Twitter tried to reintroduce itself during the company's first-ever developer conference Wednesday, making the case that it has grown beyond the precocious start-up phase by giving the best insight yet into the company's users, infrastructure and plans to start actually making money.
The event, called Chirp (fitting with Twitter's bird theme), was the culmination of a weeklong press blitz of announcements. But for the first time, co-founder Biz Stone gave a peek behind the curtain at Twitter's growth over the past four years: the site now has some 106 million registered users (increasing by 300,000 each day), together posting 55 million new tweets every 24 hours.
So what's on Twitter's horizon? The big announcement came even before the developer conference, when Twitter announced it would allow companies to start placing sponsored tweets in Twitter search results. Just as Google provides contextual advertising, so too would Twitter: if Twitter users are searching for Justin Bieber en masse (as they do, incessantly), his record label could sponsor a tweet that would appear at the top of the search results.
Underwhelming? Sure. But it's the first time Twitter has addressed the revenue question at all. "We've been focused on scaling the technology and building the best product possible," co-founder Evan Williams said. "And we've had investors who have bought into that long-term vision."
Twitter also announced the option for users to start including real-world location data in their tweets. While Twitter previously allowed users to post the latitude and longitude of a tweet, users can now share their specific place à la Foursquare or Gowalla, the two location services that have caught on early in 2010. But Williams insisted Twitter wasn't going after these companies directly: "We're not looking to duplicate the functionality of [those] services ... We really care about the content of that place, not just where people are."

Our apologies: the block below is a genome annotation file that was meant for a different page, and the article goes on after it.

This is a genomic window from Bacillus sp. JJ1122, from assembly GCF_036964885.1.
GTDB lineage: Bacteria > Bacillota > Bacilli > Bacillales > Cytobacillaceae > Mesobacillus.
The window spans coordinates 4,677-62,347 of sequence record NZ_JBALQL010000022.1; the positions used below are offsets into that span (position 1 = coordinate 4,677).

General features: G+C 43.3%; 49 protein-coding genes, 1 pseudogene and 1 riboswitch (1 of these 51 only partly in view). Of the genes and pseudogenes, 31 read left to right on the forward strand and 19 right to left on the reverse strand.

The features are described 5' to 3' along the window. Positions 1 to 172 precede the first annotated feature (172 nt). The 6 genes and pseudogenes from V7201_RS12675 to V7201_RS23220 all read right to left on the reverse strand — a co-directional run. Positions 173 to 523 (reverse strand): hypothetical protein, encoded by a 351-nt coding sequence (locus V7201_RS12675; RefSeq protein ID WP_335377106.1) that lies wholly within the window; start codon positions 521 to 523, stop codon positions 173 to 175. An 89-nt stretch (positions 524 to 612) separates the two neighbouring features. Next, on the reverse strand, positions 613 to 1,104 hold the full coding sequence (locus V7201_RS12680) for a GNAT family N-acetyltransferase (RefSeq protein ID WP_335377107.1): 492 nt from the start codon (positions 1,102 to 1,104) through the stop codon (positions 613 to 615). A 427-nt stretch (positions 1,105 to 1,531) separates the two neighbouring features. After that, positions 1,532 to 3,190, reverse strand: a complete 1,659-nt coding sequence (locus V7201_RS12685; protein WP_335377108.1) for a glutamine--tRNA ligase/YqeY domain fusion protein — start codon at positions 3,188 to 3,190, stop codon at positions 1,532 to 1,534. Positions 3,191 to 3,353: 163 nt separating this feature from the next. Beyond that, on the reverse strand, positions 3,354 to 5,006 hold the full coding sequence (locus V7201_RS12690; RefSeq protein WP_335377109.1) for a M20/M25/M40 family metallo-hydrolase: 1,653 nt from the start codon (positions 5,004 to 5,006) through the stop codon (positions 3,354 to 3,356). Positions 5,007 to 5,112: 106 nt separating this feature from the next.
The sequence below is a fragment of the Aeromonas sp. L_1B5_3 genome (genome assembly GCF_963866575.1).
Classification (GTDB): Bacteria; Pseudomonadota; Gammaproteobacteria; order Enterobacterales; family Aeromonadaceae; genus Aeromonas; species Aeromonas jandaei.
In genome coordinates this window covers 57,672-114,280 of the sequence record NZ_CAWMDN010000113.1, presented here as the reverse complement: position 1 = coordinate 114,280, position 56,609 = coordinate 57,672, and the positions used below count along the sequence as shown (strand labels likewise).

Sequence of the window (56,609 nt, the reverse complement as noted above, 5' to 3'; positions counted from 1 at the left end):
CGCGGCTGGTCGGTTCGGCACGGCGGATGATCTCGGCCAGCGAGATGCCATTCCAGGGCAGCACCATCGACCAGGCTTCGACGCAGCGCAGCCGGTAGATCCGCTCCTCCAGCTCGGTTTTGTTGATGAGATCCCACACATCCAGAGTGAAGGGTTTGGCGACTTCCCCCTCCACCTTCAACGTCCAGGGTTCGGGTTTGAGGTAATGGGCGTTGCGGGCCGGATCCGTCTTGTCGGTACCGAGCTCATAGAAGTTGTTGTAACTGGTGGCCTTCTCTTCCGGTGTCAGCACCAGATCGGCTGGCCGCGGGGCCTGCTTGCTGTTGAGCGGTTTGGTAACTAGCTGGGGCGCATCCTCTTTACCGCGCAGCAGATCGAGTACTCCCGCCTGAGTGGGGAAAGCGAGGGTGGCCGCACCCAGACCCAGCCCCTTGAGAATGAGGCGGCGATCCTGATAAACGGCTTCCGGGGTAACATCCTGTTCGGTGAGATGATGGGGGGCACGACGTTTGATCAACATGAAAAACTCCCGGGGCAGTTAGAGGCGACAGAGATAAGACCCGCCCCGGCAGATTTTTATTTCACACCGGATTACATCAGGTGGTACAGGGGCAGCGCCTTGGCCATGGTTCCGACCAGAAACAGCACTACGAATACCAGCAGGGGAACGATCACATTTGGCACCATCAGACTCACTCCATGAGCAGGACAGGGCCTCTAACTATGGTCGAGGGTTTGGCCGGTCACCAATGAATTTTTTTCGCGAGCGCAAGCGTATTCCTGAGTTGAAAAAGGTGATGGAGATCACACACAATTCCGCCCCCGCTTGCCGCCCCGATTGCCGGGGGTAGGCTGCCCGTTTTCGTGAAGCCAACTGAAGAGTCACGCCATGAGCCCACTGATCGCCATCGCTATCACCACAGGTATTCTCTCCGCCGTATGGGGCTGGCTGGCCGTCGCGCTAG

If that seems like a vague distinction, it's by design. Twitter has long viewed itself as a platform, releasing tools and letting third parties come up with the uses for them. "Twitter in a lot of ways has taught us what it wants us to be," co-founder Stone said. That's in sharp contrast to a company like Apple, which regulates developers heavily to make sure the technology precisely matches Steve Jobs' vision.
The consequence, then, is that a Twitter event is decidedly less glamorous or exciting than an Apple reveal. Instead of announcing fully fledged products, Twitter announces ideas, leaving it to developers to figure out what to do with them. Geolocation and the ability for websites to better display tweets from the service in real time (also announced at Chirp) are great concepts. But it'll be third-party developers who come up with the killer application for them. Twitter may have reached adolescence, but the objectives remain much the same as they were before: find more users, and get them tweeting. If and when they have a fully formed way to turn a profit in the process, we'll know the company has really come of age.